Custody, Maintenance, And Succession: The Internalization Of Women's And Children's Rights Under Customary Law In Africa, Allison D. Kent

Michigan Journal of International Law

In this Note, the author examines the process of international human rights norm internalization into areas traditionally governed exclusively by customary law, and the resulting evolution of customary law. Assuming, arguendo, that customary law is to be modified, I argue that a societal norm internalization approach is the most effective means to bring customary law into conformity with international human rights law. After a brief discussion of the fieldwork on which I rely, this Note describes the historical influence of colonialism on the development of customary law in Africa, with a particular focus on the repugnancy clauses of the colonial ...


Review Of Napoleon And The British, Donald J. Herzog Jan 2007

Review Of Napoleon And The British, Donald J. Herzog

Reviews

Was he fascinating or repulsive? The bold courier of republican liberty under law or the scabrous carrier of lethal Jacobin corruption? Heaven-sent deliverer or providential scourge? Even his name was up for grabs: was it Bonaparte or Buonaparte? One need only dip into contemporary sources to realize that the British were obsessed with Napoleon. Stuart Semmel has done a first-rate job combing through those sources and using them to illuminate political culture. (Semmel does not offer the primary quotations I will use here. I offer them for fun, or to pile on with glee, and not at all to reproach ...


The Lotus Principle In Icj Jurisprudence: Was The Ship Ever Afloat?, Hugh Handeyside Jan 2007

The Lotus Principle In Icj Jurisprudence: Was The Ship Ever Afloat?, Hugh Handeyside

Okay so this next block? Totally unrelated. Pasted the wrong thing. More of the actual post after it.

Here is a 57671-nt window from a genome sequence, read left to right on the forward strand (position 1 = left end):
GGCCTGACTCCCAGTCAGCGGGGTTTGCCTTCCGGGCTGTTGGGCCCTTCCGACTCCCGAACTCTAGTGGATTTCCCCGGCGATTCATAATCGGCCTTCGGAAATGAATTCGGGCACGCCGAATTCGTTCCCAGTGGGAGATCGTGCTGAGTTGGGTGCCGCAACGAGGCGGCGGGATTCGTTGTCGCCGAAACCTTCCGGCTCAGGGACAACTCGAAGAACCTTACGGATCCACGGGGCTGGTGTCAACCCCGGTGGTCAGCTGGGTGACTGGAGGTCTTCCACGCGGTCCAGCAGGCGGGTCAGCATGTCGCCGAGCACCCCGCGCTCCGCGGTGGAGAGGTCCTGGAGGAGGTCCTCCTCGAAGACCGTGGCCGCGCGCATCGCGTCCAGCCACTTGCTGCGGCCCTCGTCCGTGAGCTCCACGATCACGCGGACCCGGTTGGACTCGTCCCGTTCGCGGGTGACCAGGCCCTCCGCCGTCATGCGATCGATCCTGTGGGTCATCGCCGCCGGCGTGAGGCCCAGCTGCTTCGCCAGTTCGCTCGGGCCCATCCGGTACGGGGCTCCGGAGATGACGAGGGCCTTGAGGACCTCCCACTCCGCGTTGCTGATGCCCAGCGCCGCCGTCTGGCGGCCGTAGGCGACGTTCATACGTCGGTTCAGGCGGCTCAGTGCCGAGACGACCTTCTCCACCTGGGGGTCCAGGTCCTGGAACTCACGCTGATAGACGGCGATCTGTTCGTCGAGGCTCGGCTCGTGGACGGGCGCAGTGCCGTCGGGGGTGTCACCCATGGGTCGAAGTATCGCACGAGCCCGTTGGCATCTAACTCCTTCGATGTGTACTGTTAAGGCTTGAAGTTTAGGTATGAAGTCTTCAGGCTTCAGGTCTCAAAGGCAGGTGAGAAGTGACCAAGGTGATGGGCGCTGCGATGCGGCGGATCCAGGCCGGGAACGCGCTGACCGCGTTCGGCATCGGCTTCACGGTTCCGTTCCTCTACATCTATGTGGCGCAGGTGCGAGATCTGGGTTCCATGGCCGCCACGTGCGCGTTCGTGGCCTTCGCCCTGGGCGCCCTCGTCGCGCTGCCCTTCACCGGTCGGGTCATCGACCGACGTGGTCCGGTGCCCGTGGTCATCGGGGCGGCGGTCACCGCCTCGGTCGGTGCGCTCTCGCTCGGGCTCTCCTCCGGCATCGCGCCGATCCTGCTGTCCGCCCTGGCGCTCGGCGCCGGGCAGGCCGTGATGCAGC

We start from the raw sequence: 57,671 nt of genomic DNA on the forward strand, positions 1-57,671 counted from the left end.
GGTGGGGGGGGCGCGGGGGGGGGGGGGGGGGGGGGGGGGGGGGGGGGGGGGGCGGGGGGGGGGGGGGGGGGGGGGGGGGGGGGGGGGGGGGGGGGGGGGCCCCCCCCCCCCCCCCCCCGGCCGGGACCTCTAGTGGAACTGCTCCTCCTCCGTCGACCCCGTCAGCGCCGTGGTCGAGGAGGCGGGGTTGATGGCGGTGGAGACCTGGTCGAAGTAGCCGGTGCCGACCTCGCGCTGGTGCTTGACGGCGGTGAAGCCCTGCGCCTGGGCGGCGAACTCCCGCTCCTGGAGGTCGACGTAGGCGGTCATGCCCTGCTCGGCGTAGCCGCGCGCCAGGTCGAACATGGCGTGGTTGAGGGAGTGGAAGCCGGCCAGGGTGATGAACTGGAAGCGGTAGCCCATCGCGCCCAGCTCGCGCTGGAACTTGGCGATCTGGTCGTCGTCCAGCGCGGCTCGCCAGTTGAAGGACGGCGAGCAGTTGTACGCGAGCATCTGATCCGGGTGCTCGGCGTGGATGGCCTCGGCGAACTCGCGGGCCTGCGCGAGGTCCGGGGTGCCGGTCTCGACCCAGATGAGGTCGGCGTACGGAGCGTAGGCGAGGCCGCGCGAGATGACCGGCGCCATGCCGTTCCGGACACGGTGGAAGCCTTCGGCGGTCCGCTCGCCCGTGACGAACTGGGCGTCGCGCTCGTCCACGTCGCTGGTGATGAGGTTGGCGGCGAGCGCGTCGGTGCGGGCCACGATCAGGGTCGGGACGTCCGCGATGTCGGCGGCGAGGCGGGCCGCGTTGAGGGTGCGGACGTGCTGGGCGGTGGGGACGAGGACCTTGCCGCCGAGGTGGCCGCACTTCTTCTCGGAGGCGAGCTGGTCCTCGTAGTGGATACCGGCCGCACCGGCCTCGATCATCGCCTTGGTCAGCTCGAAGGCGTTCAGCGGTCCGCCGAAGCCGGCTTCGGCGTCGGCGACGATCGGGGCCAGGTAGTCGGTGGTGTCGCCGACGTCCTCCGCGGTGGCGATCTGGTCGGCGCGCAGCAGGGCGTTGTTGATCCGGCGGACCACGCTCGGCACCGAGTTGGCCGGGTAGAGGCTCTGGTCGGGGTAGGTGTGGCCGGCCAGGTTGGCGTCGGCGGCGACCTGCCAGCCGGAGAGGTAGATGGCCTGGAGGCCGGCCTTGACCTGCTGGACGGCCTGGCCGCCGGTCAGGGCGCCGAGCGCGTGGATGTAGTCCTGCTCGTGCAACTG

Michigan Journal of International Law

But Lotus has perhaps drawn as much criticism as affirmation. Ian Brownlie observes that "[i]n most respects the Judgment of the Court is unhelpful in its approach to the principles of jurisdiction, and its pronouncements are characterized by vagueness and generality." Nor does there appear to be any clear consensus on the decision's core holdings; in fact, commentators have read the decision in alarmingly divergent ways. This Note avoids the legal cacophony surrounding the specific holdings of the Lotus decision, focusing instead on the Lotus principle. Scholars have persistently (and often uncritically) taken the Lotus principle at face ...


Double-Consciousness In Constitutional Adjudication, Richard A. Primus Jan 2007

Double-Consciousness In Constitutional Adjudication, Richard A. Primus

Articles

Constitutional theorists are familiar with epistemic and consequentialist reasons why judges might allow their decision making to be shaped by strongly held public opinion. The epistemic approach treats public opinion as an expert indicator, while the consequentialistapproach counsels judges to compromise legally correct interpretations so as not to antagonize a hostile public. But there is also a third reason, which we can think ofas constitutive. In limited circumstances, the fact that the public strongly holds a given view can be one of the factors that together constitute the correct answer to a constitutional question. In those circumstances, what the public ...